In a letter to Joanna Baillie, Scott makes some very sensible remarks as to the incapability of such a man as Jeffrey appreciating a work of the imagination, distinguished as he was: ­

“I really have often told him that I think he wants the taste for poetry which is essentially necessary to enjoy, and of course to criticize with justice.  He is learned with the most learned in its canons and laws, skilled in its modulations, and an excellent judge of the justice of the sentiments which it conveys; but he wants that enthusiastic feeling which, like sunshine upon a landscape, lights up every beauty, and palliates if it cannot hide every defect.  To offer a poem of imagination to a man whose whole life and study have been to acquire a stoical indifference towards enthusiasm of every kind, would be the last, as it would surely be the silliest, action of my life.”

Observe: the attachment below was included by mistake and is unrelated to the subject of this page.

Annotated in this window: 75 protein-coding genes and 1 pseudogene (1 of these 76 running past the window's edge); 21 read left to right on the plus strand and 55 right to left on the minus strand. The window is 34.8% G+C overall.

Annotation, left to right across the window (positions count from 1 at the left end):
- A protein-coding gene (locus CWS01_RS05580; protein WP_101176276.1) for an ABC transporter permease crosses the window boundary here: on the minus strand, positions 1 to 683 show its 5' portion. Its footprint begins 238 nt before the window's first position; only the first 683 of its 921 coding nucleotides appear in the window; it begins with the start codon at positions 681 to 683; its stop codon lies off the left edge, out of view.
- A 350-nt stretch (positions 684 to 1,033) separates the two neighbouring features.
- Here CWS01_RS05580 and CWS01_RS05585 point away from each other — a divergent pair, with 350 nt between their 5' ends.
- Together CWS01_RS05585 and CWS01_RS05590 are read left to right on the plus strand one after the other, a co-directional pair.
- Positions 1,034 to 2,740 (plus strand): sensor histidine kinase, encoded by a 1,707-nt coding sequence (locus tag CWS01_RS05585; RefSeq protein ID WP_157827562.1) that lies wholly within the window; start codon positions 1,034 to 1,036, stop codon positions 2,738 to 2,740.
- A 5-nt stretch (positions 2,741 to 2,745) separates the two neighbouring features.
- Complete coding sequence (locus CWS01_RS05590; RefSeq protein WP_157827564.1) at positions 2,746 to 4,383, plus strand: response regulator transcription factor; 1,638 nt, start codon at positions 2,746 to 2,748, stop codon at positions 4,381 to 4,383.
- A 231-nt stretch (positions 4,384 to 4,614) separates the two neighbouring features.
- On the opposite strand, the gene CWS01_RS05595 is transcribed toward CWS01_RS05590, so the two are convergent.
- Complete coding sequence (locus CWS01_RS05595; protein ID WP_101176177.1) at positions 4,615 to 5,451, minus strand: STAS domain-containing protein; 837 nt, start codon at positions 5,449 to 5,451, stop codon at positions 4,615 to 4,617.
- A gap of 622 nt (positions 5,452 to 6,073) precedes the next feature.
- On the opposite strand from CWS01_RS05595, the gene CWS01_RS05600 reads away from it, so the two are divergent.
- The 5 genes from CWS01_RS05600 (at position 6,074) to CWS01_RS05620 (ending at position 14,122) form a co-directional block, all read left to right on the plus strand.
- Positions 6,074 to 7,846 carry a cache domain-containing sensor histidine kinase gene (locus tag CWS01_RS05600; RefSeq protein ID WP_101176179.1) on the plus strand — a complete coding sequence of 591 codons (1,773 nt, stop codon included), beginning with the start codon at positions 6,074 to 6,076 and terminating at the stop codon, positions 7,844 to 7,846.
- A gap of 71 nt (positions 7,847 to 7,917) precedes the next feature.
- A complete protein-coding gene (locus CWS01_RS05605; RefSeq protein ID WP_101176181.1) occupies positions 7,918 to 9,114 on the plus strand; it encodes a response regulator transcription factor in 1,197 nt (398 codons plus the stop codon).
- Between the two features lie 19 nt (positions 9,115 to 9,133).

As stated above, it was about this time that Scott broke off his connection with the Edinburgh Review.  Perhaps that was what Jeffrey wished, since the Review became thenceforth more intensely partisan, and Scott’s Toryism was not what was wanted.

It is fair to add that in 1810 Jeffrey sent Scott advance proofs of his critique on “The Lady of the Lake,” with a frank and friendly letter in which he says: ­

“I am now sensible that there were needless asperities in my review of ‘Marmion,’ and from the hurry in which I have been forced to write, I dare say there may be some here also....  I am sincerely proud both of your genius and of your glory, and I value your friendship more highly than most either of my literary or political opinions.”